A salmonella food poisoning lawsuit has been filed in connection with an emerging outbreak linked to raw onions distributed nationwide, which were allegedly unfit for human consumption and have caused hundreds illnesses nationwide.
The complaint (PDF) was filed by Keith Robert Willis in California Superior Court for San Diego County on August 3, naming Thomson International Incorporated as the defendant.
The case was filed the same day the FDA announced a Thompson International onions recall, after nearly 400 cases of Salmonella Newport food poisoning were identified in 34 different states.
The onions were packaged in cartons and mesh sacks, and were sold in a variety of sizes under the brand names Thomson Premium, TLC Thomson International, Tender Loving Care, El Competitor, Hartley’s Best, Onions 52, Majestic, Imperial Fresh, Kroger, Utah Onions and Food Lion.
The onions were distributed to wholesalers, restaurants, and retail stores in all 50 states, the District of Columbia and Canada, according to the FDA.
The salmonella outbreak was first reported by the U.S. Centers for Disease Control and Prevention (CDC) on July 24, after several clusters of illnesses were identified in about a dozen states. However, within days the size and scope of the food poisoning outbreak has rapidly grown, with at least 396 illnesses new reported across at least 34 states, including 59 cases serious enough to require hospitalization.
According to the lawsuit, Willis purchased Thompson’s red onions in June, and fell ill on July 1, suffering weakness, nausea, severe diarrhea and headaches. Willis tested positive for Salmonella Newport and was placed on antibiotics. The lawsuit indicates he is still currently suffering from the food poisoning.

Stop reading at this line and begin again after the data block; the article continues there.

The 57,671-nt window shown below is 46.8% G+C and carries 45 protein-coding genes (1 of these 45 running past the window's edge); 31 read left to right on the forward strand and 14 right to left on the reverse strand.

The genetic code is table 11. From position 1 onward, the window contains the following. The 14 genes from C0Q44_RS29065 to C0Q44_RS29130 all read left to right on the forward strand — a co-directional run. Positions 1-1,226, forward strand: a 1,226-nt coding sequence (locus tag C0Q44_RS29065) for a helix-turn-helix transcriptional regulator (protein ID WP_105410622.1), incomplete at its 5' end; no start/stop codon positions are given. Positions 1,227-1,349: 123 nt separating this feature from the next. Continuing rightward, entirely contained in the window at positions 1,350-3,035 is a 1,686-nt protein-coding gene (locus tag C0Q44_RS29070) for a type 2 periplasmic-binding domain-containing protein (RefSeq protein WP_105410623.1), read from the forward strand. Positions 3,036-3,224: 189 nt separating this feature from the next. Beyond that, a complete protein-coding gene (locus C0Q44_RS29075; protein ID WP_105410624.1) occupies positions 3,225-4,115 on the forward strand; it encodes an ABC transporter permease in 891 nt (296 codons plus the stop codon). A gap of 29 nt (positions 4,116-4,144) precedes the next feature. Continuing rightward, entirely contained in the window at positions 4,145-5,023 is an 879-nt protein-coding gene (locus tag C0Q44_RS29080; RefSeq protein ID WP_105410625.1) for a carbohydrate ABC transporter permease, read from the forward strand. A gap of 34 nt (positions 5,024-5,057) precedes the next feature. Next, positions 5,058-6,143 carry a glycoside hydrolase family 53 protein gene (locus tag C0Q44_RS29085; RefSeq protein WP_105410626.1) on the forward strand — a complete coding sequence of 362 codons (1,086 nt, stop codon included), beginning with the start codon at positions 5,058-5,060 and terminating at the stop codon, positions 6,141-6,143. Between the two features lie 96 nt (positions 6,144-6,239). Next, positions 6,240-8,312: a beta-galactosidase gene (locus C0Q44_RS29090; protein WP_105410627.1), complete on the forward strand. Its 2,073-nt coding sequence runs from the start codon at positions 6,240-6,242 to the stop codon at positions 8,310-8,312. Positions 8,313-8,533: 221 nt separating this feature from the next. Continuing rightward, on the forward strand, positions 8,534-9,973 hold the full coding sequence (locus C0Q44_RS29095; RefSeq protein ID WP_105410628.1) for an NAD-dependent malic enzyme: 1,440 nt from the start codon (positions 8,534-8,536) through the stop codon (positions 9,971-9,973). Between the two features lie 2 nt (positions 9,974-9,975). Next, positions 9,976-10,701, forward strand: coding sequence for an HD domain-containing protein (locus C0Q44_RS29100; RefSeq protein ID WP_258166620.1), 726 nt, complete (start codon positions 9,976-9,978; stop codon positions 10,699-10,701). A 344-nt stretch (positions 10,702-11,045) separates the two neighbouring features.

The San Diego Department of Health contacted Willis to confirm his illness was linked to the recalled onions, the lawsuit notes.
“The Defendant owed a duty of care to the Plaintiff to manufacture, supply, package, distribute and/or sell food that was not adulterated, that was fit for human consumption, that was reasonably safe in construction, and that was free of pathogenic bacteria or other substances injurious to human health,” the lawsuit states. “The Defendant breached this duty.”
Willis presents claims of strict product liability, breach of implied warranty, negligence and negligence per se.
For healthy individuals, salmonella symptoms typically include diarrhea, nausea, vomiting, and abdominal pain lasting between four and seven days. The illness can become worse due to the delay in treatment because the infection can only be diagnosed by testing stool samples and is usually treated with antibiotics.
Among individuals with a weakened immune system, such as the elderly, children or pregnant women, the illness can pose a much greater risk and may lead to death or still birth if left untreated. In rare circumstances, the infection can even spread throughout the blood stream and cause arterial infections, endocarditis and arthritis.
Customers, restaurants and retailer are being instructed to stop serving impacted Thompson International Inc. onions immediately. If the origins of the onion products are unknown, the FDA is advising customers not to eat them and discard them.
Customers who have purchased onions from Thompson International Inc. may contact the company by calling Kim Earnshaw at 661-845-1111. Customers who have consumed onion products and are showing symptoms of salmonella poisoning are being encouraged to contact your healthcare provider immediately and notify your local health department.